In addition to all of the awesome video workouts you have access too in The Sufferfest app, there is also an entire library of Yoga videos to choose from!
After your recovery spin, load up one of the following Sufferfest Yoga videos to see what they are all about!
Loosen Neck and Shoulders
Yoga in Couchlandria: The Office
Don’t be afraid of the Two Rs: rest and recovery.
Believe it or not, you get faster when your
body is taking it easy after all that suffering.
A recovery spin is a very low intensity ride, so easy that you’d feel embarrassed to ride so slow if you didn’t know you were helping your body
get much faster.
A good recovery spin is done at a cadence above 90 RPM. While keeping power below 50% of FTP, or and RPE less than 2.5, and keeping your heart rate in Zone 1 the entire time.
Recovery spins can be done outdoors, but due to the low power demands, they are often easier done on the trainer
Resist the voice of
your inner Sufferlandrian telling you to go faster.
Endurance exercise is equal parts physical and mental, so why only train half of the equation?
Go into the "Mental Training" activities tab and take 6 minutes to complete "Intro to the Sufferfest Mental Training Program"
Even if you had no intention of adding Mental Training to your daily to-do list, give this first part a listen, you might just be surprised!
If you decide you want to up your Mental Game (and why wouldn't you?) you can add the Mental Training Program into TrainingPeaks by following this link:
To help you make the most out of this training plan we have created a series of articles to help walk you through some issues that most people face at some point during a training plan.
A little extra reading now will go a long way in ensuring your success!
You can find answers to most questions you might have here:
You can find more in-depth articles on multiple training topics here:
Four Dimensional Power Focus:
One of the best sessions there is for neuromuscular training and a regular session in The Sufferfest Training Plans, this drill asks you to progressively build from a cadence of 90 RPM to your MAX over 30 seconds, recover and repeat several times. Cadence builds improve the way you recruit your leg, glute and core muscles throughout your pedal stroke by progressing to your maximal cadence. By reaching your highest cadence possible, you are training the 'on/off' switch in each muscle group to not only work faster, but have less overlap with your other muscle groups. You're training your hamstring muscles to 'turn off' when your quads 'turn on' and vice-versa to achieve a more efficient pedal stroke.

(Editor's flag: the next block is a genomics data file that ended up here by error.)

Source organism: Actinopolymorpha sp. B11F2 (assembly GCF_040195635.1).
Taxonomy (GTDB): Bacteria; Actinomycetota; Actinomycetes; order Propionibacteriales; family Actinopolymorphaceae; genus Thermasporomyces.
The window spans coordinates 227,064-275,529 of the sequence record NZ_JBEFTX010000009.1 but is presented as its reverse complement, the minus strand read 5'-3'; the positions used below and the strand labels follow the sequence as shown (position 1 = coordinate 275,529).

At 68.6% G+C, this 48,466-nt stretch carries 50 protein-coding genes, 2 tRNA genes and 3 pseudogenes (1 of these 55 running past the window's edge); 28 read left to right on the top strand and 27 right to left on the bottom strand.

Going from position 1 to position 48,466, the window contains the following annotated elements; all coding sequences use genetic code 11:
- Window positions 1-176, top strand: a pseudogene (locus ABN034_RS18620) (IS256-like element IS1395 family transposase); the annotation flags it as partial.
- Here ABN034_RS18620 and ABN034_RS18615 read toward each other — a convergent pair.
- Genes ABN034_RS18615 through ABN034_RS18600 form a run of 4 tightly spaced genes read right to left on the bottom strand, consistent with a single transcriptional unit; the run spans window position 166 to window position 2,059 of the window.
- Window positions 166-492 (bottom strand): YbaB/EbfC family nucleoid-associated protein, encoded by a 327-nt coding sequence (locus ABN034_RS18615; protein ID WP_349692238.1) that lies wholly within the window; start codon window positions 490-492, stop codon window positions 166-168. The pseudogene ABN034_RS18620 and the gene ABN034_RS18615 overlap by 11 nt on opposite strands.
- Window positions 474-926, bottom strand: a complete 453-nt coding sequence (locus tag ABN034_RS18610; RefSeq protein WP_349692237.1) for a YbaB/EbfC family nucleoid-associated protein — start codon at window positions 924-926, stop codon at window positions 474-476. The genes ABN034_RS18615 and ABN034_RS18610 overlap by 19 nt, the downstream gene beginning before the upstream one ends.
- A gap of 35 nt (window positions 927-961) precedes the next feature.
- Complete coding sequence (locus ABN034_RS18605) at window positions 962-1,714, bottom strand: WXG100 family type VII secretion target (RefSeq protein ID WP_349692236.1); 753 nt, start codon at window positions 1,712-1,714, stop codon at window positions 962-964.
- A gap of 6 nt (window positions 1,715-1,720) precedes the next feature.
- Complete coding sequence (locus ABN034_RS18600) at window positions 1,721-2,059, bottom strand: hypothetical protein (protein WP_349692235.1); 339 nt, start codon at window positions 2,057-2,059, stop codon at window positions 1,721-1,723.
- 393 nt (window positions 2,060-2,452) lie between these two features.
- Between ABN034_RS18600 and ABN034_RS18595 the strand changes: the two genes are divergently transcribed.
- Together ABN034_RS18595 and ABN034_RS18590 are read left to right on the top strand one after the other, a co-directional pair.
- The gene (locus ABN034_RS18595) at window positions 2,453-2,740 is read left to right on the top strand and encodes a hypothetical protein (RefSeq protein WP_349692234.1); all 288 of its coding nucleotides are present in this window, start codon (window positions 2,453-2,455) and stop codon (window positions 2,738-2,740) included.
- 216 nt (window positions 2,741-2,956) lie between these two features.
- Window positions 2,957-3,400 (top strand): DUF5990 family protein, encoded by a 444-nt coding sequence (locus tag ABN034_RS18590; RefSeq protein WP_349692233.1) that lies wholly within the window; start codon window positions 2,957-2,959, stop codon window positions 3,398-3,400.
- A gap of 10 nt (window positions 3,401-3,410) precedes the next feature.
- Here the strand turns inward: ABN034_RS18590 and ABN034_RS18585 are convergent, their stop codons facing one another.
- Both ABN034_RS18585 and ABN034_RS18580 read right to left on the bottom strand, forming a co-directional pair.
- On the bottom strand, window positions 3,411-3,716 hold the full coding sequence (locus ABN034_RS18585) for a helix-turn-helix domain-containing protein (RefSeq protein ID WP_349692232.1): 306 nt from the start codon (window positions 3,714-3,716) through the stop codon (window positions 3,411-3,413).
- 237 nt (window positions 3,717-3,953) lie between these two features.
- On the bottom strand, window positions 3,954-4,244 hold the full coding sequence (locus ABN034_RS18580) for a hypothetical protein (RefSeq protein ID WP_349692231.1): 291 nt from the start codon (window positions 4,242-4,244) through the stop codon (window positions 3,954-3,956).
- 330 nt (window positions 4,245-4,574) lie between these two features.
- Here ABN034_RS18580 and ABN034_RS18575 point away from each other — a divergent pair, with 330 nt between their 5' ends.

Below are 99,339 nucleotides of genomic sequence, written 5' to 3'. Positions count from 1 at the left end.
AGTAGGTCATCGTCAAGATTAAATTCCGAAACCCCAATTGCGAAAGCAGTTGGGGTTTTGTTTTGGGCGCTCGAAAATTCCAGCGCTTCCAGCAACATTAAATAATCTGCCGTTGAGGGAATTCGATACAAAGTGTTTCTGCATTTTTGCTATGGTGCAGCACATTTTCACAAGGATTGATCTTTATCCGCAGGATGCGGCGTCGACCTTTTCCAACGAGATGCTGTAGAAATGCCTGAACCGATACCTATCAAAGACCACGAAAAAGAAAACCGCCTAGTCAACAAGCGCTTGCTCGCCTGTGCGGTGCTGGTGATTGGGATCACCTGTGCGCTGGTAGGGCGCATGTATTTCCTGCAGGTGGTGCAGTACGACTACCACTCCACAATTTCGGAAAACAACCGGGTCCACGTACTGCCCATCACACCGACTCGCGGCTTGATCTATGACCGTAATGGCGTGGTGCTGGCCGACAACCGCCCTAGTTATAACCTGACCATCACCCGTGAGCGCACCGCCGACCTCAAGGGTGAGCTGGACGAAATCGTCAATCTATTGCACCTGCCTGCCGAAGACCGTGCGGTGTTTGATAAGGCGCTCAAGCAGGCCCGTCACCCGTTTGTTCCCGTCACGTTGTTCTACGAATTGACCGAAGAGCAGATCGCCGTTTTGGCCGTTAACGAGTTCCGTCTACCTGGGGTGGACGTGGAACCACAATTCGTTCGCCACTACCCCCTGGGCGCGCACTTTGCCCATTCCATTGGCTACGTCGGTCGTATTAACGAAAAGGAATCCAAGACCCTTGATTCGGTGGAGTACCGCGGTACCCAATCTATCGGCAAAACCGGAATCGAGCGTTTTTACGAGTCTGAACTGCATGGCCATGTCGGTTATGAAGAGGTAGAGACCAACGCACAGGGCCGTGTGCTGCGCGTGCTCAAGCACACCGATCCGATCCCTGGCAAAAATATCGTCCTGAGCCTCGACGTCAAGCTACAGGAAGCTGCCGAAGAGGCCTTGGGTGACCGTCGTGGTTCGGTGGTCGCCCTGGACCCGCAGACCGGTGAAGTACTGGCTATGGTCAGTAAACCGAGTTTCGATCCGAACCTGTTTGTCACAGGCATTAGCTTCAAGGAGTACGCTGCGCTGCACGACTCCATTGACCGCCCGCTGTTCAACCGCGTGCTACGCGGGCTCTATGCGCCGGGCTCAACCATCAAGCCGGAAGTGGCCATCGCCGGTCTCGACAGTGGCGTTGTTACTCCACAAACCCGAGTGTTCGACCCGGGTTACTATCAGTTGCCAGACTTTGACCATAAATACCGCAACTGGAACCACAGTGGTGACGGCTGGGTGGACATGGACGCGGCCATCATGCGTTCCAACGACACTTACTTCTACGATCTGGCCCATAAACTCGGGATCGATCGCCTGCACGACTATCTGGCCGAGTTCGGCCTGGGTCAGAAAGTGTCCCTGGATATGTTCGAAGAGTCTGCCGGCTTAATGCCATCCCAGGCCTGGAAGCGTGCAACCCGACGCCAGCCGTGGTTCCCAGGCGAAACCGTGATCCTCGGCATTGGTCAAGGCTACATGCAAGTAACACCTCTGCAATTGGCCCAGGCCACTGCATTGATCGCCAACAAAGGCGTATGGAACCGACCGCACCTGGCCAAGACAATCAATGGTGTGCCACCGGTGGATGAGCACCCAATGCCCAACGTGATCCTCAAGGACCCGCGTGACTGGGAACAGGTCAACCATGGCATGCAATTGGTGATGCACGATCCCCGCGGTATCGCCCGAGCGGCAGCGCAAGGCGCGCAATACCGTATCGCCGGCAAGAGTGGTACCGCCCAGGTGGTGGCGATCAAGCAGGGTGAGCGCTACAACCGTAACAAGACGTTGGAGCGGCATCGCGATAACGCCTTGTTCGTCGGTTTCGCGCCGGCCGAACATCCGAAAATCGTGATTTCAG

NOTE: As a drill session, this video does not have music or a storyline like 'normal' Sufferfest videos. Just fire up a playlist on your favourite music app and you're away!
The “Planned” values found in our app and in TrainingPeaks are based on the workout files that only use FTP, which does not necessarily match up with the power targets you were actually given in the video.
For some riders, you will regularly see IF values well above “planned” and for others, you will regularly see IF values well below “planned”. It's OK, don't worry. Keep calm and Suffer on.
If you want to learn more, you can read up on how 4DP impacts TSS and IF here: thesuf.com/4DPandTSS
If you want to dive even deeper into this target you can read more here
Four Dimensional Power Focus:
Imagine you’re out on a group ride where the tempo is high and you’re working hard. Suddenly, someone surges. You do a quick sprint to go after them and quickly get their wheel. The stress of the effort, though, catches up with you and even though the pace settles down to where it was before, you struggle to hold the wheels.
Who Dares is a workout that teaches your body to recover from those efforts more effectively so you can keep riding hard. The workout is based on three nine-and-a-half-minute sub-FTP intervals that feature three sprints - one at the start, one at the middle and one at the end. These sprints flood your body with metabolites (lactate, etc.) and then the sustained sub-FTP efforts force your body to clear them out while still working hard.
To make the session even more effective, Who Dares also asks your body to do this work at different cadences, stimulating the nervous system and forcing your body to become even more effecient.